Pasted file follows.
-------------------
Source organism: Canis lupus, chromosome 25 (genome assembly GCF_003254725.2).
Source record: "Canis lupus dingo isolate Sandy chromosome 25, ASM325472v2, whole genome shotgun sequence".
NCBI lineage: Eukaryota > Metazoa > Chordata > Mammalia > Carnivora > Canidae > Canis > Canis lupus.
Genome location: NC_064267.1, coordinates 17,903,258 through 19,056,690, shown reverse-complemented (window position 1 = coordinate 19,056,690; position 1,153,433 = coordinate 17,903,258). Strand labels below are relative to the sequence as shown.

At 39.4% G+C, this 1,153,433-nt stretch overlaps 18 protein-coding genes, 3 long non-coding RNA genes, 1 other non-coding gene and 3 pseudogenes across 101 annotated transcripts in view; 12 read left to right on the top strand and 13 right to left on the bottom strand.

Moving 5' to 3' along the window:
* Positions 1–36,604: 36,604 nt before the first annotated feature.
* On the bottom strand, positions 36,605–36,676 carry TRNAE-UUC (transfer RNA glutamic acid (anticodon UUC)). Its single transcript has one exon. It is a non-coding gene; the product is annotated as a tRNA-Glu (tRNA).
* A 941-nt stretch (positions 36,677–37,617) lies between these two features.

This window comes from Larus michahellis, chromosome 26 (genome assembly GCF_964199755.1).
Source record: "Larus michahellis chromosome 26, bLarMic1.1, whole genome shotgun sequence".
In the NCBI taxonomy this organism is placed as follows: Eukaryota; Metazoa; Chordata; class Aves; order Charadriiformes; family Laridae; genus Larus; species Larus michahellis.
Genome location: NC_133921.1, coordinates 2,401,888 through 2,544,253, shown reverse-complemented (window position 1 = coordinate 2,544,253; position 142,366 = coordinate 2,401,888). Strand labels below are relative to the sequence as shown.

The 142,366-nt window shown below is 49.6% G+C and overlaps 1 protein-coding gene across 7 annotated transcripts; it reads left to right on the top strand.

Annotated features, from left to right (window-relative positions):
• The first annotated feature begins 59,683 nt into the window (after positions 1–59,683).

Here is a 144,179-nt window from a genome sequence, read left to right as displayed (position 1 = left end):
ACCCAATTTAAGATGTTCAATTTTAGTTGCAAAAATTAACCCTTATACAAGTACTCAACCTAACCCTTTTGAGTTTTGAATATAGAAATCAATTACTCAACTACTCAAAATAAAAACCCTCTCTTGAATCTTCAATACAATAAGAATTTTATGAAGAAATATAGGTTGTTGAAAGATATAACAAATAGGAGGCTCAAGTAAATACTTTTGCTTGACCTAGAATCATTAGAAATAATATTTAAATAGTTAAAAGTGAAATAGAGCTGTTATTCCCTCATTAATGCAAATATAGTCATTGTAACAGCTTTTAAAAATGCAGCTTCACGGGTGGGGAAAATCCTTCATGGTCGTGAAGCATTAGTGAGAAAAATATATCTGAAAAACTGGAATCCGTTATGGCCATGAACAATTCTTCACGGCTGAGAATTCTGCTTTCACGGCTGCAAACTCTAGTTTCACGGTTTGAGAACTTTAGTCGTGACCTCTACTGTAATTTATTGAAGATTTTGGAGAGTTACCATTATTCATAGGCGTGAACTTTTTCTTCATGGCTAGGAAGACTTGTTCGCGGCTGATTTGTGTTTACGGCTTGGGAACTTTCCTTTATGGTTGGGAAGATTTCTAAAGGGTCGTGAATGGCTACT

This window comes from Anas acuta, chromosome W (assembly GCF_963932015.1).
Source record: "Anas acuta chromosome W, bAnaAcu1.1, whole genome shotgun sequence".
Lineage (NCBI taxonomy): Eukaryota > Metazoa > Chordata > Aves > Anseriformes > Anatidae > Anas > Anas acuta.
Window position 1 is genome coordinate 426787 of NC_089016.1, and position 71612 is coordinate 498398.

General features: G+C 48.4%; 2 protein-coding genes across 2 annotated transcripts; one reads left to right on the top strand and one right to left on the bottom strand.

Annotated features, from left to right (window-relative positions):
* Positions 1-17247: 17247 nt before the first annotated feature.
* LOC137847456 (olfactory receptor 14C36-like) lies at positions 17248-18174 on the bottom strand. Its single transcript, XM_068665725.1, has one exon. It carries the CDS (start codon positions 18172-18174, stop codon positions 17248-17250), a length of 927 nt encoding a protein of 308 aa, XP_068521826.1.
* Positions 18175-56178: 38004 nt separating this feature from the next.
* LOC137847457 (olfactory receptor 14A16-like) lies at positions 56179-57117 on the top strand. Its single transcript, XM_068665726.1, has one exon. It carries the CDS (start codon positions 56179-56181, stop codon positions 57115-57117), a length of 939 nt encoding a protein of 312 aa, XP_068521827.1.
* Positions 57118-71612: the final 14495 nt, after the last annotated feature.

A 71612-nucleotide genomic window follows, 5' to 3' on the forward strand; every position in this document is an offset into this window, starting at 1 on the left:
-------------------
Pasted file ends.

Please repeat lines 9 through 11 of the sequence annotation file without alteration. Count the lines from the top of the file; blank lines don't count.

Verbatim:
* A 941-nt stretch (positions 36,677–37,617) lies between these two features.

This window comes from Larus michahellis, chromosome 26 (genome assembly GCF_964199755.1).
Source record: "Larus michahellis chromosome 26, bLarMic1.1, whole genome shotgun sequence".